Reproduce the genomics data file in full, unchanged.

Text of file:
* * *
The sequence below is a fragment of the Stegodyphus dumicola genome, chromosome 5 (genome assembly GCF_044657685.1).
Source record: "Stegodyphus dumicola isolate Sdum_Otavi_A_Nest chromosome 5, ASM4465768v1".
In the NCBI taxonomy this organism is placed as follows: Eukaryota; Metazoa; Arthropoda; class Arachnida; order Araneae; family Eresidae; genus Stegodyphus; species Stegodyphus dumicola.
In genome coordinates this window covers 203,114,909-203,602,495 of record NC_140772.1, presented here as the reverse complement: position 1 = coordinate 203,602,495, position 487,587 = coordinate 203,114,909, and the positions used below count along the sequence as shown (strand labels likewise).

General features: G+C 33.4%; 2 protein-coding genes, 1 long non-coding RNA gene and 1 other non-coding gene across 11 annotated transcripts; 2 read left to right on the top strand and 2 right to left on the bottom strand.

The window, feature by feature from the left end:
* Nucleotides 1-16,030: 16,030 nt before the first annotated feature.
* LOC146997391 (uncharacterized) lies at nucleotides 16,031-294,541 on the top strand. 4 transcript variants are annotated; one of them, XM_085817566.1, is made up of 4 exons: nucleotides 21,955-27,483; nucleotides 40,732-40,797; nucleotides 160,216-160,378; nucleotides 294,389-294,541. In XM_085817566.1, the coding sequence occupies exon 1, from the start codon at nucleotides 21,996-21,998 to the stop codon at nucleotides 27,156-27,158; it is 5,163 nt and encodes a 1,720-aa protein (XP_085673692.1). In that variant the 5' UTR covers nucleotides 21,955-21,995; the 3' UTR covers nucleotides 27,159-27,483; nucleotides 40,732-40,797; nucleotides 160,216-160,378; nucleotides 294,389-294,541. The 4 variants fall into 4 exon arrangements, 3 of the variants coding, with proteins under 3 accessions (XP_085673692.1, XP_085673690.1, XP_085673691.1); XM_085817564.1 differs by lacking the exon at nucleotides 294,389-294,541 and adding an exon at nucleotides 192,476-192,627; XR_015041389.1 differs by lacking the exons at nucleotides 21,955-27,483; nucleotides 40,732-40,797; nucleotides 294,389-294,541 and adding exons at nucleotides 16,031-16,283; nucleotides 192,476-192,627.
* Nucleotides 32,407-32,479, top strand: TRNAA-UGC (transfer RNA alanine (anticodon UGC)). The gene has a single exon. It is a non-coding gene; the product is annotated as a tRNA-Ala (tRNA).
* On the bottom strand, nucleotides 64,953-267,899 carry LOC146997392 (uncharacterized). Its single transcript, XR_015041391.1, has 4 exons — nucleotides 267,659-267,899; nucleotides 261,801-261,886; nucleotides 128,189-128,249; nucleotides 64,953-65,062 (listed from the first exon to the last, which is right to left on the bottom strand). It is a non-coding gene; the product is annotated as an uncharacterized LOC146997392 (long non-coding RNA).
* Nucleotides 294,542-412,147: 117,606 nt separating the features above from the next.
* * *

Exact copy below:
The sequence below is a fragment of the Stegodyphus dumicola genome, chromosome 5 (genome assembly GCF_044657685.1).
Source record: "Stegodyphus dumicola isolate Sdum_Otavi_A_Nest chromosome 5, ASM4465768v1".
In the NCBI taxonomy this organism is placed as follows: Eukaryota; Metazoa; Arthropoda; class Arachnida; order Araneae; family Eresidae; genus Stegodyphus; species Stegodyphus dumicola.
In genome coordinates this window covers 203,114,909-203,602,495 of record NC_140772.1, presented here as the reverse complement: position 1 = coordinate 203,602,495, position 487,587 = coordinate 203,114,909, and the positions used below count along the sequence as shown (strand labels likewise).

General features: G+C 33.4%; 2 protein-coding genes, 1 long non-coding RNA gene and 1 other non-coding gene across 11 annotated transcripts; 2 read left to right on the top strand and 2 right to left on the bottom strand.

The window, feature by feature from the left end:
* Nucleotides 1-16,030: 16,030 nt before the first annotated feature.
* LOC146997391 (uncharacterized) lies at nucleotides 16,031-294,541 on the top strand. 4 transcript variants are annotated; one of them, XM_085817566.1, is made up of 4 exons: nucleotides 21,955-27,483; nucleotides 40,732-40,797; nucleotides 160,216-160,378; nucleotides 294,389-294,541. In XM_085817566.1, the coding sequence occupies exon 1, from the start codon at nucleotides 21,996-21,998 to the stop codon at nucleotides 27,156-27,158; it is 5,163 nt and encodes a 1,720-aa protein (XP_085673692.1). In that variant the 5' UTR covers nucleotides 21,955-21,995; the 3' UTR covers nucleotides 27,159-27,483; nucleotides 40,732-40,797; nucleotides 160,216-160,378; nucleotides 294,389-294,541. The 4 variants fall into 4 exon arrangements, 3 of the variants coding, with proteins under 3 accessions (XP_085673692.1, XP_085673690.1, XP_085673691.1); XM_085817564.1 differs by lacking the exon at nucleotides 294,389-294,541 and adding an exon at nucleotides 192,476-192,627; XR_015041389.1 differs by lacking the exons at nucleotides 21,955-27,483; nucleotides 40,732-40,797; nucleotides 294,389-294,541 and adding exons at nucleotides 16,031-16,283; nucleotides 192,476-192,627.
* Nucleotides 32,407-32,479, top strand: TRNAA-UGC (transfer RNA alanine (anticodon UGC)). The gene has a single exon. It is a non-coding gene; the product is annotated as a tRNA-Ala (tRNA).
* On the bottom strand, nucleotides 64,953-267,899 carry LOC146997392 (uncharacterized). Its single transcript, XR_015041391.1, has 4 exons — nucleotides 267,659-267,899; nucleotides 261,801-261,886; nucleotides 128,189-128,249; nucleotides 64,953-65,062 (listed from the first exon to the last, which is right to left on the bottom strand). It is a non-coding gene; the product is annotated as an uncharacterized LOC146997392 (long non-coding RNA).
* Nucleotides 294,542-412,147: 117,606 nt separating the features above from the next.